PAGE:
I have found myself on the receiving end of some tendinitis of the arm as of late. Whether we regard that as a positive or negative thing seems a bit subjective, however the culprit was likely too much time spent playing PSO2.
The silver lining is that it has forced me to limit the amount of time I was investing in gaming. The very constant and rapid clicking required to keep up in the Ultimate Quests has been especially painful after only an hour or so. I chose to balance this by reading books sitting in what I have affectionately began calling “the tinderbox.” So called because I told my coworker about this pile of mostly econ and investing books while discussing one of them. He told me that “having that much dry material in one place was a fire hazard.”
I have greatly enjoyed the change of pace, though in some cases it seems to have created a rather strong mental bias toward discussing it as I work my way through the details. I have also began to draw my wife’s attention, as she asked me the other day just how many books I intended to order. I didn’t exactly have an answer, though I believe I’m largely settled for now. If nothing else, it is some much-needed balance.
In fact, the real problem has become which book to read. I do have an immediate goal, I think, though it didn’t become apparent until recently.
- Previously: Capitalism and Freedom: Fortieth Anniversary Edition – Milton Friedman
- Currently: The Skeptics’ Guide to the Universe – Dr. Steven Novella, et al.
- Next: Hard Heads, Soft Hearts: Tough-minded Economics For A Just Society – Alan Blinder
Just based on my reaction to Friedman’s work, I felt that maybe Hard Heads, Soft Hearts was a good next choice. Other things in the tinderbox, in no particular order:
- Virtual Economies: Design and Analysis – Vili Lehdonvirta
- The Worldly Philosophers: The Lives, Times And Ideas Of The Great Economic Thinkers – Robert Heilbroner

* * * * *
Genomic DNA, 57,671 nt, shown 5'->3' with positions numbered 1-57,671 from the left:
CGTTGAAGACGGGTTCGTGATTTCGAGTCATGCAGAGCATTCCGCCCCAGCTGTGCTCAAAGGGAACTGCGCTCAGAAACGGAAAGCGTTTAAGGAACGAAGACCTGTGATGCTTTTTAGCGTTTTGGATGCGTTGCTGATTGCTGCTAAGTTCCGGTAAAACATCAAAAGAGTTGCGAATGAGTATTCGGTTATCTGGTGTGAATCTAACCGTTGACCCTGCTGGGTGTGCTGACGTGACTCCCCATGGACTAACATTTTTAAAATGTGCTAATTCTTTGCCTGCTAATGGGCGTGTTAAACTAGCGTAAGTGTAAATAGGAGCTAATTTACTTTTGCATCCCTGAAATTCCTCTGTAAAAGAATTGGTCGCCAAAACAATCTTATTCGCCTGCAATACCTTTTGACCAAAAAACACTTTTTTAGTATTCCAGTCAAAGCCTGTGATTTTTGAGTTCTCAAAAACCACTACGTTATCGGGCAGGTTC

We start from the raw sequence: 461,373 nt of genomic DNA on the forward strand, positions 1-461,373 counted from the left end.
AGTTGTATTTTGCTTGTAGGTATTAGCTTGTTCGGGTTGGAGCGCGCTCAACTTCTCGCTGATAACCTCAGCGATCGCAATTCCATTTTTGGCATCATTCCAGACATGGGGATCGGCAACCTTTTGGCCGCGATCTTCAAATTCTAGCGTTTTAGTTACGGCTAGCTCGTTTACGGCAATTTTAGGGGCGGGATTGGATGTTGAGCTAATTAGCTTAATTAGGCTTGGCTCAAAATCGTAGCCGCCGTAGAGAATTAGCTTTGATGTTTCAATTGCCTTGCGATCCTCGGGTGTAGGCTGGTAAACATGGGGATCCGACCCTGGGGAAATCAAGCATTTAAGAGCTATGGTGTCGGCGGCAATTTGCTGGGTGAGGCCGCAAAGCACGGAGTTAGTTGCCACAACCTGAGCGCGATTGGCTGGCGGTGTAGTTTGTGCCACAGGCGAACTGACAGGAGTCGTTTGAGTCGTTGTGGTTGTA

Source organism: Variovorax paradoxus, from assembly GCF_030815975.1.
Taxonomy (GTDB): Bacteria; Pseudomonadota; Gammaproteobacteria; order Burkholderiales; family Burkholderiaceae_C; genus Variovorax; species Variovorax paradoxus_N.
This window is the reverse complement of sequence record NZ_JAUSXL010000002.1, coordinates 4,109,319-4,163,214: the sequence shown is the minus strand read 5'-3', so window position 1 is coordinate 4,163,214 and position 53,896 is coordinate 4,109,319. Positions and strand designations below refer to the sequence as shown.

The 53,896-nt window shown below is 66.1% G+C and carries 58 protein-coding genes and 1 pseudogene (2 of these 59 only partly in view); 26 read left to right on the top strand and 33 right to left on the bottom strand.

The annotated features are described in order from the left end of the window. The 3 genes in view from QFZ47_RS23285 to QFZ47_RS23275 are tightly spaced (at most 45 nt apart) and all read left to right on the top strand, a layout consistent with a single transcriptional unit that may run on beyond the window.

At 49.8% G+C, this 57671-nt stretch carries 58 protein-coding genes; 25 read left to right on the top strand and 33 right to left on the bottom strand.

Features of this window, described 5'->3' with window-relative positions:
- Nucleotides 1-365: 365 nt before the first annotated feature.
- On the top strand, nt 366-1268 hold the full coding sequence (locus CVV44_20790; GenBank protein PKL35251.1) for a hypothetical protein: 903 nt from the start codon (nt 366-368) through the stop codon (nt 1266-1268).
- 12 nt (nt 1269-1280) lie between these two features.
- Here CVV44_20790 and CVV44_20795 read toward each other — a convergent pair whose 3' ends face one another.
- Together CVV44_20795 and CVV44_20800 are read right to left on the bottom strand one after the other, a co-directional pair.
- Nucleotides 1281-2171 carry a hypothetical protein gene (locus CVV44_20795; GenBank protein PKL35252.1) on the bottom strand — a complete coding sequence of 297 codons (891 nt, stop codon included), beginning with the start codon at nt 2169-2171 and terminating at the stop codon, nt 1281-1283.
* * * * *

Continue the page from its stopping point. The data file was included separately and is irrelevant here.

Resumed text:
- Reinventing the Bazaar: A Natural History of Markets – John McMillan
- Peddling Prosperity: Economic Sense and Nonsense in an Age of Diminished Expectations – Paul Krugman
- The Armchair Economist: Economics and Everyday Life – Steven Landsburg
- Thinking Strategically: The Competitive Edge in Business, Politics, and Everyday Life – Avinash Dixit
- A Random Walk Down Wall Street: The Time-Tested Strategy for Successful Investing – Burton Malkiel
- Eat the Rich: A Treatise on Economics – P. O’Rourke
- Lives of the Laureates: Twenty-three Nobel Economists – William Breit
- The Great Reversal: How America Gave Up on Free Markets – Thomas Philippon
- This Time Is Different: Eight Centuries of Financial Folly – Carmen Reinhart
- Free Trade under Fire – Douglas Irwin
- A Monetary History of the United States, 1867-1960 – Milton Friedman
- Essays In Persuasion – John Keynes
- The Essential Keynes – John Keynes
It’s actually quite the deviation from reading roots of Fantasy/Sci-Fi. And wow is that more books than I thought it was. Maybe I should chill out for a while. Though it’s hard to compare one book to another in terms of reading time, even at two weeks each that’s around 34 weeks worth of reading consistently.
As always, I’m sure I’ll be discussing most of these in turn. They will require a considerable degree of internal debate, and that has a habit of ending up in blog posts.
Y’all take care, and maybe keep an eye on that book pile. Probably shouldn’t let it get quite as big as this one.